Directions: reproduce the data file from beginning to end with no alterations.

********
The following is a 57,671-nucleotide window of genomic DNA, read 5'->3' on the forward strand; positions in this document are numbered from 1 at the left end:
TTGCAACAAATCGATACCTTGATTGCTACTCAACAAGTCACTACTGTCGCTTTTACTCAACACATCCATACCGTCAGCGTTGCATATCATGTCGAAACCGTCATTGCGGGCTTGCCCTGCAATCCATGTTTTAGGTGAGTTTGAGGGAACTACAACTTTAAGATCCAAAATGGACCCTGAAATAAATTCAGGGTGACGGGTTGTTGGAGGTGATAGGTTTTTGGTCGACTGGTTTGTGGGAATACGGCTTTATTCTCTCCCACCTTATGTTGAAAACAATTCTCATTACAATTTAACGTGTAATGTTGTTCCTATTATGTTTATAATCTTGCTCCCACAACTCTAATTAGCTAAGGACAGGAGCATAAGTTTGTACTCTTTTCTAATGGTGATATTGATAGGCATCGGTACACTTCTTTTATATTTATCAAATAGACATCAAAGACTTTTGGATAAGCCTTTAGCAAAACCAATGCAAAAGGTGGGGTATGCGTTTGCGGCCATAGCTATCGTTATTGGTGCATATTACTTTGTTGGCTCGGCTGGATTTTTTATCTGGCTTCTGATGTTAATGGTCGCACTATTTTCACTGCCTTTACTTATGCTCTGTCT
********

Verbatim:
The following is a 57,671-nucleotide window of genomic DNA, read 5'->3' on the forward strand; positions in this document are numbered from 1 at the left end:
TTGCAACAAATCGATACCTTGATTGCTACTCAACAAGTCACTACTGTCGCTTTTACTCAACACATCCATACCGTCAGCGTTGCATATCATGTCGAAACCGTCATTGCGGGCTTGCCCTGCAATCCATGTTTTAGGTGAGTTTGAGGGAACTACAACTTTAAGATCCAAAATGGACCCTGAAATAAATTCAGGGTGACGGGTTGTTGGAGGTGATAGGTTTTTGGTCGACTGGTTTGTGGGAATACGGCTTTATTCTCTCCCACCTTATGTTGAAAACAATTCTCATTACAATTTAACGTGTAATGTTGTTCCTATTATGTTTATAATCTTGCTCCCACAACTCTAATTAGCTAAGGACAGGAGCATAAGTTTGTACTCTTTTCTAATGGTGATATTGATAGGCATCGGTACACTTCTTTTATATTTATCAAATAGACATCAAAGACTTTTGGATAAGCCTTTAGCAAAACCAATGCAAAAGGTGGGGTATGCGTTTGCGGCCATAGCTATCGTTATTGGTGCATATTACTTTGTTGGCTCGGCTGGATTTTTTATCTGGCTTCTGATGTTAATGGTCGCACTATTTTCACTGCCTTTACTTATGCTCTGTCT